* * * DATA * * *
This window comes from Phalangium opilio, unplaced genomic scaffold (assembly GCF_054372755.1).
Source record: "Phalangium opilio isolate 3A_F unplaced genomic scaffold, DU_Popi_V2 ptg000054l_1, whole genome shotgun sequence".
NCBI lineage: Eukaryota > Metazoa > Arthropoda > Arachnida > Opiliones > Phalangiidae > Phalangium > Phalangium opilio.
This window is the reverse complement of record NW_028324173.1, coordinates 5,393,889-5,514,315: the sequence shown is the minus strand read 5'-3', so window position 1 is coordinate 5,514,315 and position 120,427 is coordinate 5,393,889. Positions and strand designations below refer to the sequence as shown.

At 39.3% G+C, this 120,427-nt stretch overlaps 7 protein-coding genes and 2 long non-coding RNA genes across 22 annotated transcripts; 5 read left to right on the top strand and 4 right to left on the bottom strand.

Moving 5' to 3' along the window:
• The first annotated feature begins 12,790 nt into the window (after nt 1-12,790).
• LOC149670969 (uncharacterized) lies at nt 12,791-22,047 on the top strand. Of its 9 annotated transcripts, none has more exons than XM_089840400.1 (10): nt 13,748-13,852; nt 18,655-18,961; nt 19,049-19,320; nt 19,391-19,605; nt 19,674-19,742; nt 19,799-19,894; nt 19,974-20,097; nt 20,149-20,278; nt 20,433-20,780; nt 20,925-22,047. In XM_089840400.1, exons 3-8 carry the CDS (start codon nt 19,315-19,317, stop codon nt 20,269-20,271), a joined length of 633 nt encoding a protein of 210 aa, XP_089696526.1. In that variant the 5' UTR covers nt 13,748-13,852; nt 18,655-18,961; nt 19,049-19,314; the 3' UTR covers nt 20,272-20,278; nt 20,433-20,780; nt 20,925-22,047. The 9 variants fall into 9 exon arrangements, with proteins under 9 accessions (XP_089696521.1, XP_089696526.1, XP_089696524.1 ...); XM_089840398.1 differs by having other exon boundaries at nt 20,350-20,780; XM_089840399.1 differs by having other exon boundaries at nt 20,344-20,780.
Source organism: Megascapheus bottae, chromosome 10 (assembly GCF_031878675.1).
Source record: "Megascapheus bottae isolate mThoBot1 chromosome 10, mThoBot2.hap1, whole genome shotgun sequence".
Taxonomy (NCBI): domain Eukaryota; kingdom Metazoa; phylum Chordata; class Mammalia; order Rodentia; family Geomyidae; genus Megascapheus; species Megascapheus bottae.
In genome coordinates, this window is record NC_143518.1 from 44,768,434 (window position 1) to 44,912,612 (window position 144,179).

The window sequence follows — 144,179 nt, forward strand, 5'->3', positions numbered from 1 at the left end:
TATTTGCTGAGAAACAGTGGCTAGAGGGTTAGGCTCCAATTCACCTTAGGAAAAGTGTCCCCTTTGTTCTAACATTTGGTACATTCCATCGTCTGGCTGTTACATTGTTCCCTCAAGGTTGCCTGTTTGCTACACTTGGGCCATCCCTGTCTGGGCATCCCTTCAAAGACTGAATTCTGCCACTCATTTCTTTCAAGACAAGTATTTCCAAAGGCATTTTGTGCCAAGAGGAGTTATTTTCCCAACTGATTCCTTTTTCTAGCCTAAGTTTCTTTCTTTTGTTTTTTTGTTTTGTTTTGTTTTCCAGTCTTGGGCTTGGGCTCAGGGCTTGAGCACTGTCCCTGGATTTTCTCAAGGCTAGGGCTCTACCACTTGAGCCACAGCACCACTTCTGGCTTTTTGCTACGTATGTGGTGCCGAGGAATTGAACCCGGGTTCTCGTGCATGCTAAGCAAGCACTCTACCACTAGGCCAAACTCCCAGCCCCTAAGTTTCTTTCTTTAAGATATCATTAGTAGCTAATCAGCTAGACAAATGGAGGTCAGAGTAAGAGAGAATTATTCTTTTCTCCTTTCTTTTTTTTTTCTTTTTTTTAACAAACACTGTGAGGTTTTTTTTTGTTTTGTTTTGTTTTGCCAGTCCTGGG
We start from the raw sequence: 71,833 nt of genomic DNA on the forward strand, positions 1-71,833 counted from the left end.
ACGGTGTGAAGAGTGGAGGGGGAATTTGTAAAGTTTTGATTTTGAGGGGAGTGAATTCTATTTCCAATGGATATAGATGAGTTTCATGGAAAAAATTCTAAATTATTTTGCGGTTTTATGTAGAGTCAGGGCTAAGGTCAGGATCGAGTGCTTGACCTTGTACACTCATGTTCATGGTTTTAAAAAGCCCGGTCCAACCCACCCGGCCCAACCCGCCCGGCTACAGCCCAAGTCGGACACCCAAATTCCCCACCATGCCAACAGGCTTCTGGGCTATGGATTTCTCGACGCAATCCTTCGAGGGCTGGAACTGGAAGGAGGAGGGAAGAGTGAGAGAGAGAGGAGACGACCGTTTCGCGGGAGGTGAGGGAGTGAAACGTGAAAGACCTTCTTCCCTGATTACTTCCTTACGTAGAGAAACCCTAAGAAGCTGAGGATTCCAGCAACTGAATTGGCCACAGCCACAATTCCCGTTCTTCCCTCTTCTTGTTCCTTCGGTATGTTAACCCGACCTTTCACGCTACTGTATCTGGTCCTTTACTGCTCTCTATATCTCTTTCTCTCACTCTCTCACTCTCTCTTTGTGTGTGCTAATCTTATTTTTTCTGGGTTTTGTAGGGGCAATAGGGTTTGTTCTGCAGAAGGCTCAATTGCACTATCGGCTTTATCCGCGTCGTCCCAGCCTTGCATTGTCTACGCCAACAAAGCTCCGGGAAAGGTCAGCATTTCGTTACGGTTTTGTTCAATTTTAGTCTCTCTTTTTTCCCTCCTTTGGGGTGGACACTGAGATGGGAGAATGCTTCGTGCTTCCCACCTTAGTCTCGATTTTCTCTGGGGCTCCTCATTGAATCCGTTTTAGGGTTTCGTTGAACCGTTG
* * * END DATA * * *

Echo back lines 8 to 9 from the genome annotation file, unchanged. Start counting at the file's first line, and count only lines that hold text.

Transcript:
• LOC149670969 (uncharacterized) lies at nt 12,791-22,047 on the top strand. Of its 9 annotated transcripts, none has more exons than XM_089840400.1 (10): nt 13,748-13,852; nt 18,655-18,961; nt 19,049-19,320; nt 19,391-19,605; nt 19,674-19,742; nt 19,799-19,894; nt 19,974-20,097; nt 20,149-20,278; nt 20,433-20,780; nt 20,925-22,047. In XM_089840400.1, exons 3-8 carry the CDS (start codon nt 19,315-19,317, stop codon nt 20,269-20,271), a joined length of 633 nt encoding a protein of 210 aa, XP_089696526.1. In that variant the 5' UTR covers nt 13,748-13,852; nt 18,655-18,961; nt 19,049-19,314; the 3' UTR covers nt 20,272-20,278; nt 20,433-20,780; nt 20,925-22,047. The 9 variants fall into 9 exon arrangements, with proteins under 9 accessions (XP_089696521.1, XP_089696526.1, XP_089696524.1 ...); XM_089840398.1 differs by having other exon boundaries at nt 20,350-20,780; XM_089840399.1 differs by having other exon boundaries at nt 20,344-20,780.
Source organism: Megascapheus bottae, chromosome 10 (assembly GCF_031878675.1).